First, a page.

Gardening with children especially grand-children can be a wonderful and rich bonding experience. The older ones can pass along their wisdom and gardening knowledge and the younger ones can have fun playing in the dirt, learning new things and hanging out with their favorite grandparents.
We have all read the studies that say being outdoors for young and old can be healthy.You get the added Vitamin D from the sun, and you can reduce stress and anxiety by just getting away from the TV and computers.
And, donít forget to leave the cell phone on the charger indoors.This is not the time to be interrupted.
Plan on making this time spent with your grandchildren fun and not a chore that they won't like. Playing in dirt with pottery & tools is suppose to be fun not laboring.
Having a child start with seeds or seedling by planting it themselves, then watching it grow into something that is beautiful they can look at, or yummy that they can eat will teach confidence and skills of accomplishments.
The best place to start is at the beginning when deciding what to grow and plant.If they are involved in the planning stage they will be more likely to stick with the process through harvesting.
Let them have their own plants or veggies and make them responsible for them.A good place to go is online or to a book store.Even Home Depot can be a learning process and a lot of fun. Let them select small size garden pots so their hands can hold them. Work with simple pot designs that they can paint or decorate.
Teach them about:
Different soil, diseases that can happen, bugs that are beneficial and get them their own kid sized garden tools, gloves, buckets, and planter pots. Plant herbs, flowers, veggies and fruits. There are many species that are easy for your particular area and those are best ones to start with. Ask for advise from the local nursery if unsure.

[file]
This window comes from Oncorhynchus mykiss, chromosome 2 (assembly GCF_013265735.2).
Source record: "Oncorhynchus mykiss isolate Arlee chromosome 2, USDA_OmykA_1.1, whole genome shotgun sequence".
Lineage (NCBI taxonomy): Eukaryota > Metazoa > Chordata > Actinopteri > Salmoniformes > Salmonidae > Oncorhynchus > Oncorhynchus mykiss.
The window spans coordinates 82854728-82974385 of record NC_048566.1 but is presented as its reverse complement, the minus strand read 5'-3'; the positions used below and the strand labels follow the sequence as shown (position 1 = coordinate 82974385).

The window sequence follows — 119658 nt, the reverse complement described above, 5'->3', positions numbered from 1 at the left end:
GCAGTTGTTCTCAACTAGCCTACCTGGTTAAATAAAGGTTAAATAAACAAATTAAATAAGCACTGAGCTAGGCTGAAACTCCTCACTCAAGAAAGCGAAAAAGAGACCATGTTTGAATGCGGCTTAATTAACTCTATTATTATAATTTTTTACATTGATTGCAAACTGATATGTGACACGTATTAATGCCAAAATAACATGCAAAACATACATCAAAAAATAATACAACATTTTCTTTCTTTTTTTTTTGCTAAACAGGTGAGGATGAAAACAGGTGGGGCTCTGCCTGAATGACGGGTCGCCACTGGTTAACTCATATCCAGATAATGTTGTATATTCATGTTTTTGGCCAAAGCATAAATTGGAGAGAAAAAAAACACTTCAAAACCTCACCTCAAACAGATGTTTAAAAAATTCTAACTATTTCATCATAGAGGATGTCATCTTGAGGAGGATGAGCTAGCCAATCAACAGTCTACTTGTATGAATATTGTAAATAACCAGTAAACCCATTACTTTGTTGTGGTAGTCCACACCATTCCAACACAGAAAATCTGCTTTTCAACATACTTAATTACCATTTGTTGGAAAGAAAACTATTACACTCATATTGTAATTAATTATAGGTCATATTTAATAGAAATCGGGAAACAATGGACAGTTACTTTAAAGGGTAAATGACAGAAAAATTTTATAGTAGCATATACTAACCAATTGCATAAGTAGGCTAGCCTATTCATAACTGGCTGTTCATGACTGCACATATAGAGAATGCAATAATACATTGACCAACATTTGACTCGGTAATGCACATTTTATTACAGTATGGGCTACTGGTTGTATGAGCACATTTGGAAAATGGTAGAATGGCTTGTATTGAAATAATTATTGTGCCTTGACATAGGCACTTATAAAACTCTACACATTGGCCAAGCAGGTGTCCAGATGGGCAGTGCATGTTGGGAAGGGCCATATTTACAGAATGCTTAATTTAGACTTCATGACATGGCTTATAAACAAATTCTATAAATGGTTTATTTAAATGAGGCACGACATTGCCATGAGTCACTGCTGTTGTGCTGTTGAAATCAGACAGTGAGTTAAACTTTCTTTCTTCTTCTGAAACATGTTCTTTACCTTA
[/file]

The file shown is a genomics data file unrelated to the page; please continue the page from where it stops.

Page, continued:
Now is the time to nurture them, teach them and have fun with them.You may not get a second chance!
Gardening in containers is easy, and allows you to bring lovely fragrances up close, whether in a window box, hanging basket or pots on the front porch. How about a wonderful aromatic garden pot large potted plants on your deck or patio?
Annuals, perennials, and a few shrubs and bulbs provide strong fragrance and grow well in garden pots. Here is a sample of plants you can fill your containers with that are unfussy and very fragrant. Nothing left to do but sit back reap the compliments on your gardening success.
Scented Geraniums - they grow for their leaves rather than the flowers and are best handled as pot grown perennials left outdoors in summer and kept indoors when temps drop below freezing.
Use a herb set like the photo show and a number of different species. Many gardeners enjoy collecting these under demanding plants with fragrances that include rose, mint, lemon and even chocolate. The do best in pots placed in full sun in spring and 50 percent sun in summer. Water them regularly and fertilize from spring to autumn.
Gardenias - is one of the most fragrant plants on earth. It is a tropical shrub that serves well as a summer patio plant, but it needs a cool place to spend winter - indoors. The best time to grow them is in early summer. Water lightly during winter when the plants are indoors. We love this potted plant and the fragrance is heavenly.